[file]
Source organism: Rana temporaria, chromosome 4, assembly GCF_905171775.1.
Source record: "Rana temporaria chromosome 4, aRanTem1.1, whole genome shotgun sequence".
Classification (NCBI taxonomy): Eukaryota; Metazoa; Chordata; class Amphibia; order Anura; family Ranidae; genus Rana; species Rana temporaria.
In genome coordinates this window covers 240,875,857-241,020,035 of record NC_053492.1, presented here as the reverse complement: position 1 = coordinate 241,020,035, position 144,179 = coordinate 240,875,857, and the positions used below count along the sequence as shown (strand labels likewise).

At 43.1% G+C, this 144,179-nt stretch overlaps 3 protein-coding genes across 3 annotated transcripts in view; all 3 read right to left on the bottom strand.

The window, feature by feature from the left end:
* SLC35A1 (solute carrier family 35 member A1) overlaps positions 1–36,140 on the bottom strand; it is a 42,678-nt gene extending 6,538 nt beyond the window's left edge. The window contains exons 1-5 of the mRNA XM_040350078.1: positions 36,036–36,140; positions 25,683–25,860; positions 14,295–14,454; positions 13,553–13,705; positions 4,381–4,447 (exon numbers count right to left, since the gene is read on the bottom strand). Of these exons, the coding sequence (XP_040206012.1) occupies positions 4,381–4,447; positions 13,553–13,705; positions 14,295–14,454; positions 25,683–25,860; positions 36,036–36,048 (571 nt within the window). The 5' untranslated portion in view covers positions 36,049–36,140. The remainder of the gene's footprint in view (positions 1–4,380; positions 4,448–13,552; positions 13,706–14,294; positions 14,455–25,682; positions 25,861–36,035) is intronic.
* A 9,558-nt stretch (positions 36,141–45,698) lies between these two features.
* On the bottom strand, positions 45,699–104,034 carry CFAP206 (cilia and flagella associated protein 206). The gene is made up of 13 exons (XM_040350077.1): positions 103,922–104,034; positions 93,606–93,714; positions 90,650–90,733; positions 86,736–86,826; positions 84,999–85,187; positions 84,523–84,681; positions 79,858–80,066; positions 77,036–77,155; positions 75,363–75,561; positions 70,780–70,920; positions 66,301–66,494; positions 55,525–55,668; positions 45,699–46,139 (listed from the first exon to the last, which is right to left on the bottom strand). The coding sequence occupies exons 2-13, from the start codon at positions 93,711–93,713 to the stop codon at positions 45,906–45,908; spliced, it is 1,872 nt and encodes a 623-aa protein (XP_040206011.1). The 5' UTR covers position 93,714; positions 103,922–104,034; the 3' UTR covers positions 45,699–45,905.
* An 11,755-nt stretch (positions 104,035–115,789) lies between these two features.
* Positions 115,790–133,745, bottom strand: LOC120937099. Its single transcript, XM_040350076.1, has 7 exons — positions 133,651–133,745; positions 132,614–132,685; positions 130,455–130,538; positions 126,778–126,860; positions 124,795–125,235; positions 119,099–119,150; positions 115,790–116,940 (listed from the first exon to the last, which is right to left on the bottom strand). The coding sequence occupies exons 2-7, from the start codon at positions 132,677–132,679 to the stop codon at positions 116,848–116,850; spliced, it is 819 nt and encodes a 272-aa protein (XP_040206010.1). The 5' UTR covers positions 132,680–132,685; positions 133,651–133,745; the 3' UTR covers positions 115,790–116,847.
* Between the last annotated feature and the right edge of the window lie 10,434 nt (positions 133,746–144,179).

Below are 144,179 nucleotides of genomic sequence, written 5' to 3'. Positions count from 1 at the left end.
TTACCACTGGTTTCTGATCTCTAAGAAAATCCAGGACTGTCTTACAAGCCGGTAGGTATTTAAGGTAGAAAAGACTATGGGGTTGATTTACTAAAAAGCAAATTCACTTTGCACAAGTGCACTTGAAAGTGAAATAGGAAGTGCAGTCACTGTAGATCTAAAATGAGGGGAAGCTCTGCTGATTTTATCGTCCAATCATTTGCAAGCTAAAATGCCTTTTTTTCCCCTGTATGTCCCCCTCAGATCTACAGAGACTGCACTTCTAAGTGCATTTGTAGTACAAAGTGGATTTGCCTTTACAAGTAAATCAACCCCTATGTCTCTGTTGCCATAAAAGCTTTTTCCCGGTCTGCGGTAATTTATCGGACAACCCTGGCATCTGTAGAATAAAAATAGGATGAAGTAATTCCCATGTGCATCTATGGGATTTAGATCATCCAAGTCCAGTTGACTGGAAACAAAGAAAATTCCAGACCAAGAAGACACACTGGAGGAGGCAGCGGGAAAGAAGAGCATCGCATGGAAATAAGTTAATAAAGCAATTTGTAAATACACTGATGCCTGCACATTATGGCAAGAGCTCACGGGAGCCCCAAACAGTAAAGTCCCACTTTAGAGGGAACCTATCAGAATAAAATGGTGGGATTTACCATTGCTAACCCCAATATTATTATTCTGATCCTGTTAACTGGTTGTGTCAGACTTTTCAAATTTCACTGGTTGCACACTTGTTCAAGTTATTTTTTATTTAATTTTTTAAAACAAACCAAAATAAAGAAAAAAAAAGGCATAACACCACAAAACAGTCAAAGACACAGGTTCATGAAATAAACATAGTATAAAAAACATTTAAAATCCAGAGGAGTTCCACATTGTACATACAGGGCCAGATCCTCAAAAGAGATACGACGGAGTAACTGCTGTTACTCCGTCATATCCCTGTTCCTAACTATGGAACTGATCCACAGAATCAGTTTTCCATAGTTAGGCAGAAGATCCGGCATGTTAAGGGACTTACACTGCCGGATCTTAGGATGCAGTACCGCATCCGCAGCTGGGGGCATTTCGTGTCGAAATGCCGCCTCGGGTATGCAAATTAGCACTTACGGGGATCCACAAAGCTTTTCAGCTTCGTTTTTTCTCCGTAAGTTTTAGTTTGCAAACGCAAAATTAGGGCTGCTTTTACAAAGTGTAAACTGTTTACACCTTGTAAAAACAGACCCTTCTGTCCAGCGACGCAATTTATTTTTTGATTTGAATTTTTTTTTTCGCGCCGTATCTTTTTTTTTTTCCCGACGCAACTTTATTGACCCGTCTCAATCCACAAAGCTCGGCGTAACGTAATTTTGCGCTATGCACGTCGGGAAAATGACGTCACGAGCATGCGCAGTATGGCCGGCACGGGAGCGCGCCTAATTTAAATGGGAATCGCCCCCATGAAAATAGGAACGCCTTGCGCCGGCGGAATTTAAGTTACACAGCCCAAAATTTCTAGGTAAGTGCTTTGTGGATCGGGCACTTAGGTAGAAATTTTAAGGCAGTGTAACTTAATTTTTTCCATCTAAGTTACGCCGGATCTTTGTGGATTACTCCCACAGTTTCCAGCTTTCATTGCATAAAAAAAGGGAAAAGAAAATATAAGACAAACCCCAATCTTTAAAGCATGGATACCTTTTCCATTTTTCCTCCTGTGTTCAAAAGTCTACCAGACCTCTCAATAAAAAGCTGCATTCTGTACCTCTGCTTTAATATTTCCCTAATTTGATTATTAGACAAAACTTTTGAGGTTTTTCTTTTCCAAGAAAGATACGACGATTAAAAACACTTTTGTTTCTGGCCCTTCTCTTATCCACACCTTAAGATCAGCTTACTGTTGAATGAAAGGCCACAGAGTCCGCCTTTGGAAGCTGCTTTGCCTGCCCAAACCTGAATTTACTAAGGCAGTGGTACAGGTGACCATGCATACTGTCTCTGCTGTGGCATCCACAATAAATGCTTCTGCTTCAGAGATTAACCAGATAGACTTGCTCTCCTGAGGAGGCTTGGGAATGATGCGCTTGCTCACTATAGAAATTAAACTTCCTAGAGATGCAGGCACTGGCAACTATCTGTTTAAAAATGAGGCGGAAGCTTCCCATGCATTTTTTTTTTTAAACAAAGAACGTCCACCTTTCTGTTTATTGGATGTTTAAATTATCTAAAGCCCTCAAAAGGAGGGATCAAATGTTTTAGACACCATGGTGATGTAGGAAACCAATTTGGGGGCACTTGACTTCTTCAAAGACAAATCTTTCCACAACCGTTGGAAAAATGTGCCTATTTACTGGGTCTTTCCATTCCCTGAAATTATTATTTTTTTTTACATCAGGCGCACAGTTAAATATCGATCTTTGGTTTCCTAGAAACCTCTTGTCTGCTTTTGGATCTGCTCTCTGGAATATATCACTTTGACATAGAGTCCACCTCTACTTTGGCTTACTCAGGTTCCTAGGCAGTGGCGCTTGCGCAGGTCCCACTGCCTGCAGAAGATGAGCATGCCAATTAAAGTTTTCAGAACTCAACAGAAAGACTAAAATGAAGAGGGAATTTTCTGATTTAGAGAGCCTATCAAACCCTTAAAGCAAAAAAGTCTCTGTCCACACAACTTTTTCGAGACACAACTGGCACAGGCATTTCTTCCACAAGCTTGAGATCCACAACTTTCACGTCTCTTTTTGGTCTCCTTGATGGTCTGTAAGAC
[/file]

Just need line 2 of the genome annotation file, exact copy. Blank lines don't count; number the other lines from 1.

Source record: "Rana temporaria chromosome 4, aRanTem1.1, whole genome shotgun sequence".